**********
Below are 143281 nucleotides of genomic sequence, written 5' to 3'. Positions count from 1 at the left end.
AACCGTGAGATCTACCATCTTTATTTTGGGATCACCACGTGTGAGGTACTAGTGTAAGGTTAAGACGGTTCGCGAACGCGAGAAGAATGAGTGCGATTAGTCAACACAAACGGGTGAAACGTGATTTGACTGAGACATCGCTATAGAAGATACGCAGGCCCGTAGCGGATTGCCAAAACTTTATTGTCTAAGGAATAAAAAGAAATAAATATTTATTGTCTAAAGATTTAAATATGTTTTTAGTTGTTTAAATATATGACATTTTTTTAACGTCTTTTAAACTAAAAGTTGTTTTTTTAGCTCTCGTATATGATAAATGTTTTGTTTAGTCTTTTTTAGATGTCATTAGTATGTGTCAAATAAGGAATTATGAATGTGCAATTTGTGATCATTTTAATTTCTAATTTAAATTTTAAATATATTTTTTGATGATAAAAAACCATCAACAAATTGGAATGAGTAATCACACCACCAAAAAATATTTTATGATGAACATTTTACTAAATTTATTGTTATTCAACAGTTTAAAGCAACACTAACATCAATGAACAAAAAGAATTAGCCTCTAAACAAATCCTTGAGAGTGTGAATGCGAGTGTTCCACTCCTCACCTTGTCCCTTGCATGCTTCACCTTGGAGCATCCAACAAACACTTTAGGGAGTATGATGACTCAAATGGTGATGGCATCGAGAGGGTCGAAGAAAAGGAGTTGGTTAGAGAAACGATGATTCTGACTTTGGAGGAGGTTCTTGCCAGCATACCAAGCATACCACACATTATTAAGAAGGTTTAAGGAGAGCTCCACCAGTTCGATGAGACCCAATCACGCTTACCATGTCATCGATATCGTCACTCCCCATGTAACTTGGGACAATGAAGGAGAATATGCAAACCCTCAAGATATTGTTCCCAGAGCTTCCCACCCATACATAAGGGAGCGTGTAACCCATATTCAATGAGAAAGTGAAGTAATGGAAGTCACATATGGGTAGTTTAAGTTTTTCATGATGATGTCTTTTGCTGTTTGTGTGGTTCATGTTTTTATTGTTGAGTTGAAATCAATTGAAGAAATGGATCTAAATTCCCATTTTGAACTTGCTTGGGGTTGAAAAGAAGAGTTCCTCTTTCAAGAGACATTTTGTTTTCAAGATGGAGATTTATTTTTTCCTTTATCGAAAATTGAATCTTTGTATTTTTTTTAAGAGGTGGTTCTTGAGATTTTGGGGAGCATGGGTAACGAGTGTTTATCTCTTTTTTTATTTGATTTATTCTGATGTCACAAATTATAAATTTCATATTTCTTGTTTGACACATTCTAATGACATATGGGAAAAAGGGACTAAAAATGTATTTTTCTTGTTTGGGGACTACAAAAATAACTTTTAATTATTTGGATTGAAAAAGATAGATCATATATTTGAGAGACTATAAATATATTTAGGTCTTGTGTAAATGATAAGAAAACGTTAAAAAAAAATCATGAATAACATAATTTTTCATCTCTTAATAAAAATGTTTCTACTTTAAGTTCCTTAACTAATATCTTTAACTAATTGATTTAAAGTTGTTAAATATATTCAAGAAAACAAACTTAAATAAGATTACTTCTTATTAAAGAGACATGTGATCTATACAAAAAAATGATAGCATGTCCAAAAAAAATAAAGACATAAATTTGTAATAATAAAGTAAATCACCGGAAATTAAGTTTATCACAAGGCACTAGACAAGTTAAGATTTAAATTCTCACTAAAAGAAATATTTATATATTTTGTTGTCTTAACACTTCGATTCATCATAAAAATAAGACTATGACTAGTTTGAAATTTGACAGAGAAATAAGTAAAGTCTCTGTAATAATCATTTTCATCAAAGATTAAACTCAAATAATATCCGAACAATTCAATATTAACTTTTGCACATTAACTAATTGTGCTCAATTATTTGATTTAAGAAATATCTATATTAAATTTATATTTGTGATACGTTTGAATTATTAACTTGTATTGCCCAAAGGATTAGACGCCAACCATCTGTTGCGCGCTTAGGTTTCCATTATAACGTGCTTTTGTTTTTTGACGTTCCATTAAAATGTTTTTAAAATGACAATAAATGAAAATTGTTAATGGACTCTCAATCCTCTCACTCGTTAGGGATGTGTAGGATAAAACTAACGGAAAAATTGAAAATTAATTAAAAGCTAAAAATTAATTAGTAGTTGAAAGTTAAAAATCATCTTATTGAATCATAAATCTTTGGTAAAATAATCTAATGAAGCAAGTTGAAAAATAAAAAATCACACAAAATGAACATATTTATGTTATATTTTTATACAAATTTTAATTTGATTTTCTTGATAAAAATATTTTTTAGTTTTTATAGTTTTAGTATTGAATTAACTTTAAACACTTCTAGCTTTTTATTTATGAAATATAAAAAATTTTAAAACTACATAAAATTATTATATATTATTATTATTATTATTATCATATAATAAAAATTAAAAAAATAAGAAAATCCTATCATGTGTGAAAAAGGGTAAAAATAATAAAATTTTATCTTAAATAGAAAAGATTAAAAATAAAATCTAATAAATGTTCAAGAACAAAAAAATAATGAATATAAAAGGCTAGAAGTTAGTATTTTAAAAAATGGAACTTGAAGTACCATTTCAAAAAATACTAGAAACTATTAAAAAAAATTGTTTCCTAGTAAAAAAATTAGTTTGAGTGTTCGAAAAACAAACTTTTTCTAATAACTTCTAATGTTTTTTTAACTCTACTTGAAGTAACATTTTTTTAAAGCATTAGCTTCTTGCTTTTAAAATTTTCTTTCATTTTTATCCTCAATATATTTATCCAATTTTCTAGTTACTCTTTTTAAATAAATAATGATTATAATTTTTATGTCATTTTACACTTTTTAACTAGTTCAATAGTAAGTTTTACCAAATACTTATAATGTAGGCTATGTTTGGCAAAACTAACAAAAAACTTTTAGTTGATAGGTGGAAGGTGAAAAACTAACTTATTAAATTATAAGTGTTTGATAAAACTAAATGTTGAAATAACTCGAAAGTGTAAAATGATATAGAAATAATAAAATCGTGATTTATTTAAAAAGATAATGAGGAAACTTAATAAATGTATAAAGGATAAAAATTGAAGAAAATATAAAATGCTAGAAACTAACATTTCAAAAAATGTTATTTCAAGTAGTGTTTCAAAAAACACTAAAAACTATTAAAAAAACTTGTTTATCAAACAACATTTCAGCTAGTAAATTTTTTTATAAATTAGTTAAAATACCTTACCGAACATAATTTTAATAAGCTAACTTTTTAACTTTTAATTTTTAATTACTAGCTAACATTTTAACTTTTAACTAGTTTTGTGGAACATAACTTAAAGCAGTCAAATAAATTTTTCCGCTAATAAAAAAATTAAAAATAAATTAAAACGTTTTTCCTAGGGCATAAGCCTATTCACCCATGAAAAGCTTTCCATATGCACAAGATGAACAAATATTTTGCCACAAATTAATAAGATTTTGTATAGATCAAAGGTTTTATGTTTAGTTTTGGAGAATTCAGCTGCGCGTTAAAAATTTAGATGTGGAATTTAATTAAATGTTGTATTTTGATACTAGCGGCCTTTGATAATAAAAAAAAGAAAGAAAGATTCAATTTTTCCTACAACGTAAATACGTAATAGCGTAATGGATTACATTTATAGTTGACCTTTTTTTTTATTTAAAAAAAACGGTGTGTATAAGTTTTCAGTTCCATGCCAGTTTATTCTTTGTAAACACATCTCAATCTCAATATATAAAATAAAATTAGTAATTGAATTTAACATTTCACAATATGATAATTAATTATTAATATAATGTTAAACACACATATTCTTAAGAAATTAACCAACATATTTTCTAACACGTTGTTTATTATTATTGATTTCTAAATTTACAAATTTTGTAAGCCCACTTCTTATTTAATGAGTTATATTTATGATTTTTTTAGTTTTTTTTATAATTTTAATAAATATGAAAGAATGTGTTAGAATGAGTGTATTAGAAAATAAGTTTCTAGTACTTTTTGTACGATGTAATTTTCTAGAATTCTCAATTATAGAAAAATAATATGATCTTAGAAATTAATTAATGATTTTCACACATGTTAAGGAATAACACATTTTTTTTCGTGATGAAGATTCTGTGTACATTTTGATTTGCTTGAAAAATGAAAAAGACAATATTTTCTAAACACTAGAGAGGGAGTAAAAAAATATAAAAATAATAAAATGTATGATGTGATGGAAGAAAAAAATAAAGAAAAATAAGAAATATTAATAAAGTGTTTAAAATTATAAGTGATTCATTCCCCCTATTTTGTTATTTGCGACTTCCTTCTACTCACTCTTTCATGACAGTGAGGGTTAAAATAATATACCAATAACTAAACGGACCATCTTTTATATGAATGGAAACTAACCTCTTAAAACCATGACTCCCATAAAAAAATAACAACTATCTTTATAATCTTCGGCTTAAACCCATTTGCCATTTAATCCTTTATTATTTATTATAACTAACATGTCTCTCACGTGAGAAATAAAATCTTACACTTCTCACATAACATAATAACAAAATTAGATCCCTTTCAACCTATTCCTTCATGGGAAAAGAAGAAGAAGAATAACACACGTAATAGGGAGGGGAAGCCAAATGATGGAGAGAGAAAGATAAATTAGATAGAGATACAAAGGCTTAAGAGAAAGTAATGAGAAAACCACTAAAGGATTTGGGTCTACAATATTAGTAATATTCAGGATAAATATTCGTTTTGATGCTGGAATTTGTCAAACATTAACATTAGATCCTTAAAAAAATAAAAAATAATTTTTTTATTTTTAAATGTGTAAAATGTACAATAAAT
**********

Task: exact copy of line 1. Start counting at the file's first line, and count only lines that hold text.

Below are 143281 nucleotides of genomic sequence, written 5' to 3'. Positions count from 1 at the left end.